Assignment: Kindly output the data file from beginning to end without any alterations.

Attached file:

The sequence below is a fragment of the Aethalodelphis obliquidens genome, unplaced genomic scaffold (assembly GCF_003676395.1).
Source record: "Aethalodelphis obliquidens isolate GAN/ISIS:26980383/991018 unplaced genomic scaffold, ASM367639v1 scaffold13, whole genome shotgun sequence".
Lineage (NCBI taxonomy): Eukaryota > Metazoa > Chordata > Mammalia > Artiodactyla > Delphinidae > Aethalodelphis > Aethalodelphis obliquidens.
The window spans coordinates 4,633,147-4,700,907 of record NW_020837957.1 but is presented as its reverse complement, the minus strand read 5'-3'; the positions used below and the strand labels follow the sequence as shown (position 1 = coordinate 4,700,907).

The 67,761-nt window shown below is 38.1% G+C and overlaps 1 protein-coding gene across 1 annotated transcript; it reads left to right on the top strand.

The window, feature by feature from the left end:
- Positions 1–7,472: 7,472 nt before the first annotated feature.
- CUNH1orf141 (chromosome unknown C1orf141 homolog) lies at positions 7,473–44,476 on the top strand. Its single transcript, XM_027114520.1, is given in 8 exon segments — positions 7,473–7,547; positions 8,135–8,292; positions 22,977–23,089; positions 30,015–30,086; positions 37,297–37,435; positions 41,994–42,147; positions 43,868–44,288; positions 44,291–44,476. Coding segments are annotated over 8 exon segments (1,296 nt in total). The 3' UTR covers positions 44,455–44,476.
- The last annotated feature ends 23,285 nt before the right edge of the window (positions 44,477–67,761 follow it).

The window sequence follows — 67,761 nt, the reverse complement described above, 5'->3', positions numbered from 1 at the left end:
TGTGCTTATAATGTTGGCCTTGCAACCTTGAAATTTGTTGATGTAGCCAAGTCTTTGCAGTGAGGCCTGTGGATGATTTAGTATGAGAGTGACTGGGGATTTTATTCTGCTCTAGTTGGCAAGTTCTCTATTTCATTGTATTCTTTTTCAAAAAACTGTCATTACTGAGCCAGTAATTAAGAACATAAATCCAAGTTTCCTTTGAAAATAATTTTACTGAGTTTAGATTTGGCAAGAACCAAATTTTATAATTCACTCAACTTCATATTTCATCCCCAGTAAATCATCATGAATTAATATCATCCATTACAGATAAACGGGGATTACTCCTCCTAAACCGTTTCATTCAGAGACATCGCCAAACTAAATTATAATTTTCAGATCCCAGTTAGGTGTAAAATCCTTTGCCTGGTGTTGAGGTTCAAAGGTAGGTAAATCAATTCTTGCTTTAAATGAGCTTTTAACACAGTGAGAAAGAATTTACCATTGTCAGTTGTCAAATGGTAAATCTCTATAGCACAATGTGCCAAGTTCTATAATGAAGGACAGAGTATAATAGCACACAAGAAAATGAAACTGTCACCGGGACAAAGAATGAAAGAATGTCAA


The sequence below is a fragment of the Aethalodelphis obliquidens genome, unplaced genomic scaffold (assembly GCF_003676395.1).
Source record: "Aethalodelphis obliquidens isolate GAN/ISIS:26980383/991018 unplaced genomic scaffold, ASM367639v1 scaffold13, whole genome shotgun sequence".
Lineage (NCBI taxonomy): Eukaryota > Metazoa > Chordata > Mammalia > Artiodactyla > Delphinidae > Aethalodelphis > Aethalodelphis obliquidens.
The window spans coordinates 4,633,147-4,700,907 of record NW_020837957.1 but is presented as its reverse complement, the minus strand read 5'-3'; the positions used below and the strand labels follow the sequence as shown (position 1 = coordinate 4,700,907).

The 67,761-nt window shown below is 38.1% G+C and overlaps 1 protein-coding gene across 1 annotated transcript; it reads left to right on the top strand.

The window, feature by feature from the left end:
- Positions 1–7,472: 7,472 nt before the first annotated feature.
- CUNH1orf141 (chromosome unknown C1orf141 homolog) lies at positions 7,473–44,476 on the top strand. Its single transcript, XM_027114520.1, is given in 8 exon segments — positions 7,473–7,547; positions 8,135–8,292; positions 22,977–23,089; positions 30,015–30,086; positions 37,297–37,435; positions 41,994–42,147; positions 43,868–44,288; positions 44,291–44,476. Coding segments are annotated over 8 exon segments (1,296 nt in total). The 3' UTR covers positions 44,455–44,476.
- The last annotated feature ends 23,285 nt before the right edge of the window (positions 44,477–67,761 follow it).

The window sequence follows — 67,761 nt, the reverse complement described above, 5'->3', positions numbered from 1 at the left end:
TGTGCTTATAATGTTGGCCTTGCAACCTTGAAATTTGTTGATGTAGCCAAGTCTTTGCAGTGAGGCCTGTGGATGATTTAGTATGAGAGTGACTGGGGATTTTATTCTGCTCTAGTTGGCAAGTTCTCTATTTCATTGTATTCTTTTTCAAAAAACTGTCATTACTGAGCCAGTAATTAAGAACATAAATCCAAGTTTCCTTTGAAAATAATTTTACTGAGTTTAGATTTGGCAAGAACCAAATTTTATAATTCACTCAACTTCATATTTCATCCCCAGTAAATCATCATGAATTAATATCATCCATTACAGATAAACGGGGATTACTCCTCCTAAACCGTTTCATTCAGAGACATCGCCAAACTAAATTATAATTTTCAGATCCCAGTTAGGTGTAAAATCCTTTGCCTGGTGTTGAGGTTCAAAGGTAGGTAAATCAATTCTTGCTTTAAATGAGCTTTTAACACAGTGAGAAAGAATTTACCATTGTCAGTTGTCAAATGGTAAATCTCTATAGCACAATGTGCCAAGTTCTATAATGAAGGACAGAGTATAATAGCACACAAGAAAATGAAACTGTCACCGGGACAAAGAATGAAAGAATGTCAA